I'm assuming that you moved the pseudo aperture level to the <cloudy> setting? I don't think the Diana is a good camera for those even lighting days. Even with my Holga, I prefer to carry a small flash for it and use it most times as fill-in. Can you provide a scan of the negs? A neg that was shot in the sun and a neg that was shot in cloudy day? (post a negative, not the positive).
     
  5. jon koss

    jon koss Subscriber

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    Quote:
    ...I calibrated the focus.

     
  6. smieglitz

    smieglitz Subscriber

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    You might try TMAX 400 to gain some speed and then push it a bit in development to gain some contrast. I think Ilford made Delta 3200 and Fuji had Neopan 1600 in 120 as well.

    Diafine developer would probably maximize speed.

    Personally I'd try slowing the shutter down by adding a shim or as someone else suggested, changing the spring.

    You could also add a flash synch and get more exposure that way. Thanks to The Internet Wayback Machine you can still see my flash modification from my old "Dianarama" website:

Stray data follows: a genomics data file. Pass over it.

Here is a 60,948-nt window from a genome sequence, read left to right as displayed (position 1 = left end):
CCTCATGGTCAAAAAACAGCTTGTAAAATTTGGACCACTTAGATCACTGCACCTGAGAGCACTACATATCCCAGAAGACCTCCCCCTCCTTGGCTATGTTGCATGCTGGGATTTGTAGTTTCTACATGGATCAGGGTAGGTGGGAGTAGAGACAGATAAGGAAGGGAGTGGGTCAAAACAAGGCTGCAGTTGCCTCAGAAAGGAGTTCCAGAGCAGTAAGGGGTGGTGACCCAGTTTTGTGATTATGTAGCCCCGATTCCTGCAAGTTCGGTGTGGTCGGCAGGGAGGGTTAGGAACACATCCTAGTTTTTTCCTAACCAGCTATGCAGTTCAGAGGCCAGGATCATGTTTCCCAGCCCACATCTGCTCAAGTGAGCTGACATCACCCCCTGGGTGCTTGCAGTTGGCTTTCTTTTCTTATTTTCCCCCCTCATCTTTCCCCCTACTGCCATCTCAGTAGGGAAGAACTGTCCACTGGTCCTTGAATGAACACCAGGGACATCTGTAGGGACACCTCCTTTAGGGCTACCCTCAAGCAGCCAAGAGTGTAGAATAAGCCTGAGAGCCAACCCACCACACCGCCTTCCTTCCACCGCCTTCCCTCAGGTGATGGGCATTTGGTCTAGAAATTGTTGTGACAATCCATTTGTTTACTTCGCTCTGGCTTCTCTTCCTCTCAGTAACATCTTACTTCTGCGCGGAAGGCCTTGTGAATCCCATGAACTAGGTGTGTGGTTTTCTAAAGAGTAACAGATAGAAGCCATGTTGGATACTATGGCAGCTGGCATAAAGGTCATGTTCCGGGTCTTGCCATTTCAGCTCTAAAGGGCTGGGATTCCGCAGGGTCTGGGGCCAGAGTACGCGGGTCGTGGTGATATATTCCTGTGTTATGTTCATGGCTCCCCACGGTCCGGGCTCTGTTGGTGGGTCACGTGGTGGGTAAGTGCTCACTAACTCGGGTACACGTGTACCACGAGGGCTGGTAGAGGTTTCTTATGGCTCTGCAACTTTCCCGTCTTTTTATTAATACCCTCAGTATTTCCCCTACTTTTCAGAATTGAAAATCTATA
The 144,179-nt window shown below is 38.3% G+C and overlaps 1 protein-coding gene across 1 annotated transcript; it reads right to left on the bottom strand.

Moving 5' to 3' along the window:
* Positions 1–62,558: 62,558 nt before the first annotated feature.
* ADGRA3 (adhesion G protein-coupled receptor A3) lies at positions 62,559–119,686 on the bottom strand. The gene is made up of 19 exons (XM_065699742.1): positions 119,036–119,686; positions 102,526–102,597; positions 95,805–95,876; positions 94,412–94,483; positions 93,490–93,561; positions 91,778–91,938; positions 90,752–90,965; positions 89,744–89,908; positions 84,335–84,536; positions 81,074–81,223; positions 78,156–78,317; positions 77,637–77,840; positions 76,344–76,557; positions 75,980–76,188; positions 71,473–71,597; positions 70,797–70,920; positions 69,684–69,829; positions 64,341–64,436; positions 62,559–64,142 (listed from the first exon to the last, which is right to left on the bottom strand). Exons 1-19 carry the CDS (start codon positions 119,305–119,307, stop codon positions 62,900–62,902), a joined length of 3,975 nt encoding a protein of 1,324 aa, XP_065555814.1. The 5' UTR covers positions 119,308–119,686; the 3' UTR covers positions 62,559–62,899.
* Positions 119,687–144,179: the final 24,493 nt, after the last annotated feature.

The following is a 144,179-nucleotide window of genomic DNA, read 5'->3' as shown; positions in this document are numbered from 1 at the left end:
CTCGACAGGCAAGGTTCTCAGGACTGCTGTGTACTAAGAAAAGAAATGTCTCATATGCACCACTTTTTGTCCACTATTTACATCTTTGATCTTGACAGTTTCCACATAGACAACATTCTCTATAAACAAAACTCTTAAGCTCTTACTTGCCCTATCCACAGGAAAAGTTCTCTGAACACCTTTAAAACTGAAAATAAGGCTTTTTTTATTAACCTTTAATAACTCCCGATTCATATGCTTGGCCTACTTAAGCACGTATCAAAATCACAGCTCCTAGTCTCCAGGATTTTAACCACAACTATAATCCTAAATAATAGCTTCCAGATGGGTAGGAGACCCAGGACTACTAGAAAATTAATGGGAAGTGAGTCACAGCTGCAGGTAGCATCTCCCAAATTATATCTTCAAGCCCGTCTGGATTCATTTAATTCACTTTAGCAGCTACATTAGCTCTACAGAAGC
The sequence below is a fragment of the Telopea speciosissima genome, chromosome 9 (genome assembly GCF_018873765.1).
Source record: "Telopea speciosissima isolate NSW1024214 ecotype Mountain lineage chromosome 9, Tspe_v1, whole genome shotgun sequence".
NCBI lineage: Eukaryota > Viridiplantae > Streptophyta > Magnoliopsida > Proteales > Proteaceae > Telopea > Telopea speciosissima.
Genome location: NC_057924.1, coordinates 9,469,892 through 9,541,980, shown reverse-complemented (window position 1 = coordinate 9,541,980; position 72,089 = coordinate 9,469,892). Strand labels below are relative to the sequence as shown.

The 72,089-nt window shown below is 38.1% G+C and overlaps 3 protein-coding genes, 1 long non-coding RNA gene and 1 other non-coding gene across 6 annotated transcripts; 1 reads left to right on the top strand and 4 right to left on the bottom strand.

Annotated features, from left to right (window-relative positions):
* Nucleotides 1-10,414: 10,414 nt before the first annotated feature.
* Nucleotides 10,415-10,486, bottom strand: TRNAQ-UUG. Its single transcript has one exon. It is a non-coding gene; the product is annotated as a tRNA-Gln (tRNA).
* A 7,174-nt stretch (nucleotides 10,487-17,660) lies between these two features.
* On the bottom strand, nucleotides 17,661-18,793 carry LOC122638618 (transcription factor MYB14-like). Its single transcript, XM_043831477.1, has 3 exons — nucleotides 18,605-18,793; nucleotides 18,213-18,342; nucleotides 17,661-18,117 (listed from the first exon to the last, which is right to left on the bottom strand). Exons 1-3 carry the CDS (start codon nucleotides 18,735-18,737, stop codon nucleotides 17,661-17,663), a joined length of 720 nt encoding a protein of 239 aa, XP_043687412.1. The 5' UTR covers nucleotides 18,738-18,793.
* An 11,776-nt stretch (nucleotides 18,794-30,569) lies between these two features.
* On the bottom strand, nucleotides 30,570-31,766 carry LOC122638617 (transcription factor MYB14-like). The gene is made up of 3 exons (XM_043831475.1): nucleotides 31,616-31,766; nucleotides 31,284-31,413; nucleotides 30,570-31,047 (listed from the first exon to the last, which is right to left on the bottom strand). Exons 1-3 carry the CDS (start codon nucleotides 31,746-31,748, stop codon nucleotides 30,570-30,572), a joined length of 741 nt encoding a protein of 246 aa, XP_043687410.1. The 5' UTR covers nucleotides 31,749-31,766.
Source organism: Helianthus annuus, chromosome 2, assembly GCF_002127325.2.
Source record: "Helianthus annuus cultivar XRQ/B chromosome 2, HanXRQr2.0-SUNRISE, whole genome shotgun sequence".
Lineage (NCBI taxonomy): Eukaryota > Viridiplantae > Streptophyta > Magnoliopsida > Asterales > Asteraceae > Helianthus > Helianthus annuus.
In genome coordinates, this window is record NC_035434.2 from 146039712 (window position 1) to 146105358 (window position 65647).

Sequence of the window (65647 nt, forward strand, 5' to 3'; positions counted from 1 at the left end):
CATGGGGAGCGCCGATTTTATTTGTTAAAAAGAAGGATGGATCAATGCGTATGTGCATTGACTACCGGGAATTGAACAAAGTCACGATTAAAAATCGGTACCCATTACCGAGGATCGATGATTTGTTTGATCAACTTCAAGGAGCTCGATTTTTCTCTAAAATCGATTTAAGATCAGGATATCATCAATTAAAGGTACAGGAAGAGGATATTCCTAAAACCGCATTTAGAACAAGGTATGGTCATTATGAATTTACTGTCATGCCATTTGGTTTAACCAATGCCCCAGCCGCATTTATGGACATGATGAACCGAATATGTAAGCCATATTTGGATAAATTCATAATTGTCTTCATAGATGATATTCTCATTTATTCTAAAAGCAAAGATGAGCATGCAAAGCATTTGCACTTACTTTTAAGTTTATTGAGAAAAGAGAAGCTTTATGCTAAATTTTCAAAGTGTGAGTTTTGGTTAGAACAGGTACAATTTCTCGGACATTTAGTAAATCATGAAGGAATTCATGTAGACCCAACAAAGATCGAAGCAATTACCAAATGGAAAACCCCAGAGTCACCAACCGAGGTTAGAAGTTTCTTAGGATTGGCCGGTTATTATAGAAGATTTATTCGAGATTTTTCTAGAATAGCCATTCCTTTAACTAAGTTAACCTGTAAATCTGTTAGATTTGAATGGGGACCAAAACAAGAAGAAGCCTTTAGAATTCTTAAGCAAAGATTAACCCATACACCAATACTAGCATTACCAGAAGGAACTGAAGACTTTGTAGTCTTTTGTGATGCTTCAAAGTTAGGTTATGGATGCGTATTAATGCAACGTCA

http://web.archive.org/web/19990220055422/members.aol.com/Smieglitz/camera.html

    I also wonder if you could drill one of the apertures to a larger diameter.

    Joe
     
  7. smieglitz

    smieglitz Subscriber

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    :surprised: Blasphemer! :mad:
     
  8. Gerald Koch

    Gerald Koch Member

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    Since it would have to defy the laws of physics it would have to be truly magical. Density is determined by exposure not development. Some developers like Microphen and Acufine appear to provide a nominal speed increase but they are merely better at exhibiting a film's true speed.